Shrinking Cities

Baltimore Trip 2010

From 9-10 April 2010 we visited the East Baltimore neighborhood in Baltimore, MD, and met with a number of dedicated, enthusiastic individuals from various sectors of community development:  Chris Shea, CEO, East Baltimore Community Development, Inc. (EBDI); Michael Mazepink, Executive Director, People's Homesteading Group; Michael Braverman, Deputy Commissioner, Baltimore City Code Enforcement; Mary Washington, Baltimore City Planning Department; James Kelly, Jr., Assistant Professor of Law, University of Baltimore Law, Community Development Clinic; Miriam Avins, Baltimore Green Space.  In addition to these individuals, we also thank Prof. Jennifer Leonard, Vice President and Director of Advocacy & Outreach, Center for Community Progress, for arranging the event and recruiting these top-notch representatives to share with us the neighborhood challenges, their organizations' activities, and their insights on community development.

We have done research briefs (many of the topics are inspired by the work of those individuals above) and blogged about various aspects of community revitalization in East Baltimore.  Our research briefs will be posted soon.

     Photos and collage by OAu-Vang

Some of us have an idea of what East Baltimore is like from TV shows and movies; that image is not one that local residents, non-profit organizations, and city officials are proud of.  Here's to give you an idea of what this part of the city was like in it's better days and what it is like now.  The latter is what community development entities and the city is dealt with.

Back in 1937, my neighborhood was exceptionally clean and green. There were a multitude of services, such as grocery stores on almost every corner to purchase healthy foods…Every neighbor was watchful, helpful, sincere; jazz clubs were everywhere; the Baltimore Symphony Orchestra played fine music three evenings a week during summer break right across the street on Dunbar’s southside sidewalk. In other words, we had a grand neighborhood…But, somehow, we allowed it to go to pot, just as most American cities today have gone to pot.
                                                                                           (Burenstine 2007)

     Front (and back) side of a stick of rowhouses intended to be renovated.
     Plywooded-doors and windows were artfully decorated to reduce the
     appearance of dilapidation.  This is part of an 88-acre, $1.8 billion revitalization
     plan for the Middle East Neighborhood (near Johns Hopkins Hospital) in
     Baltimore, MD.  Photos by OAu-Vang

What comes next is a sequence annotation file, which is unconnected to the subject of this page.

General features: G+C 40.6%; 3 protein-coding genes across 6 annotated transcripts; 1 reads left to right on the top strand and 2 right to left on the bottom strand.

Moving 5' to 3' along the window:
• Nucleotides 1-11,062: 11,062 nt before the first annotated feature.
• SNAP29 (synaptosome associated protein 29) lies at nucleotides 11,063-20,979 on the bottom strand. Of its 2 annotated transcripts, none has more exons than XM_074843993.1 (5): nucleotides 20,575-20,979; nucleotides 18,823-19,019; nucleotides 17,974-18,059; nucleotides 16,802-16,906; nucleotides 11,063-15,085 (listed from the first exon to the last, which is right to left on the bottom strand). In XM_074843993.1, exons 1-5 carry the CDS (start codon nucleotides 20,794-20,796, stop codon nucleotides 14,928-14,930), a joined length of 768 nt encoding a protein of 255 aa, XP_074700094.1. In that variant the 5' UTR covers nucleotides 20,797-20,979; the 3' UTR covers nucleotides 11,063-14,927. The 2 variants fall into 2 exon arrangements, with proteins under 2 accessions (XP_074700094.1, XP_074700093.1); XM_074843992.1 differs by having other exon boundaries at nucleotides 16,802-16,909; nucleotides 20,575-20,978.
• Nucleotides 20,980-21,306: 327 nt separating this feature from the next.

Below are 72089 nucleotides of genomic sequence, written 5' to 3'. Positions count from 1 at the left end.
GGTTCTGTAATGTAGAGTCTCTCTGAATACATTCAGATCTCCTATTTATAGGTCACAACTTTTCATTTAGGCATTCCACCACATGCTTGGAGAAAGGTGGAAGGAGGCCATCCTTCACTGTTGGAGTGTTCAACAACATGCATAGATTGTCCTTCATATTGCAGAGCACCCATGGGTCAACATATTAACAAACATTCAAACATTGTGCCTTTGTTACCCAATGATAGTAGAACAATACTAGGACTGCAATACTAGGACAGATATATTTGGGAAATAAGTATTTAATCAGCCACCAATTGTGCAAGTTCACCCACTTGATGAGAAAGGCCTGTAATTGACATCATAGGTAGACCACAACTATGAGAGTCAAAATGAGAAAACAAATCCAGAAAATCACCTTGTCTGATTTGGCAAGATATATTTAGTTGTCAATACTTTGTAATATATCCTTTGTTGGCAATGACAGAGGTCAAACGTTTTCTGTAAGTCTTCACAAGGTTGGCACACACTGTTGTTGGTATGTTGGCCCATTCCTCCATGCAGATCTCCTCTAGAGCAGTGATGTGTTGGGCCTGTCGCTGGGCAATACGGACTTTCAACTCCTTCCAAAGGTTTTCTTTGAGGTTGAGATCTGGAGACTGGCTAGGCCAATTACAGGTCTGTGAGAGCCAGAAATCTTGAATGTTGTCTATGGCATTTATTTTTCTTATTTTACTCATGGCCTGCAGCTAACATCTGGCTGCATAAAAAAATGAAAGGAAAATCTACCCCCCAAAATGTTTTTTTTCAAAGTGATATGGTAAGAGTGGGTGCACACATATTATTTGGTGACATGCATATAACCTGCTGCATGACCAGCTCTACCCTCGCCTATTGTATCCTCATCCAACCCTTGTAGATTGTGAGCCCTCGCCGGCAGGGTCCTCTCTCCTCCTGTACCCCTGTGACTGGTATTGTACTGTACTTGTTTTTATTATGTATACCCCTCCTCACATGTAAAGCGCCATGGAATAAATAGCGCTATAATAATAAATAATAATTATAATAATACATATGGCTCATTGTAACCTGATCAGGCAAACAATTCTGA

• East Baltimore was the city’s thriving working class and black community.  Slaves and free alike worked in industries that led to the city’s economic rise in the 18th and 19th centuries (State of Maryland 1998).
    • In the years after the Civil War, eastern Baltimore emerged as the center of African American politics, society, and economy.  African-American leaders and business men such as Frederick Douglass, Isaac Myers, John W. Locks, and John A. Fernandis “lived, worked, and worshipped” in this part of the city.
    • Even in the late 19th century when Western Baltimore opened up to blacks,
      many of them remained in the East (State of Maryland 1998).
    • After WWII, however, East Baltimore has suffered from disinvestment, blight, crime, loss of population, and high level of housing vacancy and abandonment.
    • In 2004, the crime rate in East Baltimore was doubled that of the city’s, and the median home price was almost half that of the city’s (EBDI 2008c: 1).
    • East Baltimore is not without assets as there are the Johns Hopkins Institutions, which are the city’s largest private employers.
    • In the community support network are churches and neighborhood organizations.  The latter include the Historic East Baltimore Community Action Coalition, the Middle East Community Organization, and the Save Middle East Action Committee.
    • Since 2003 East Baltimore Development, Inc. (EBDI), in addition to a number of other non-profits that have been there long before that, has become an integral part of the support network in both physical and social developments.
  • Recently, East Baltimore has seen a resurgence of private, non-profit, and government investments (mostly because of the East Baltimore Revitalization Initiative).

         Corner stores are common in East Baltimore.  This one is
         located on N. Broad Street.  Photo by OAu-Vang

Here are the East Baltimore statistics:

    • East Baltimore includes zip codes 21218, 21202, 21205, and 21213.
    • The area is 4.86 square miles.
    • The population is 54,170.  There are 11,140 people per square mile in the community, compared to 8,060 per square mile in the city (Advameg, Inc. and Urban Mapping, Inc.  2010).
    • East Baltimore’s median household income in 2008 was $15,300, while the city’s figure was $40,300.
    • 38% of the community’s population live below poverty level, while it is 23% for the city.
    • Only 39% of the married couples have families with both working parents.
    • Of all households, single mothers make up 29% of the population in the community, compared to 17% in the city.
    • Compared to the city, East Baltimore has fewer residents with a high school diploma or higher (Advameg, Inc. and Urban Mapping, Inc.  2010).
    • Of the 16-64 age population, 14% of them were unemployed and 41% of them were not in the labor force (either not working or not looking for work).
  • 17%-23% of East Baltimore students lived at or below the poverty level in 2008 (TRF 2010).

         A mural, showing a part of East Baltimore's rich history, animates
         an intersection in the Greenmont neighborhood. Photo by OAu-Vang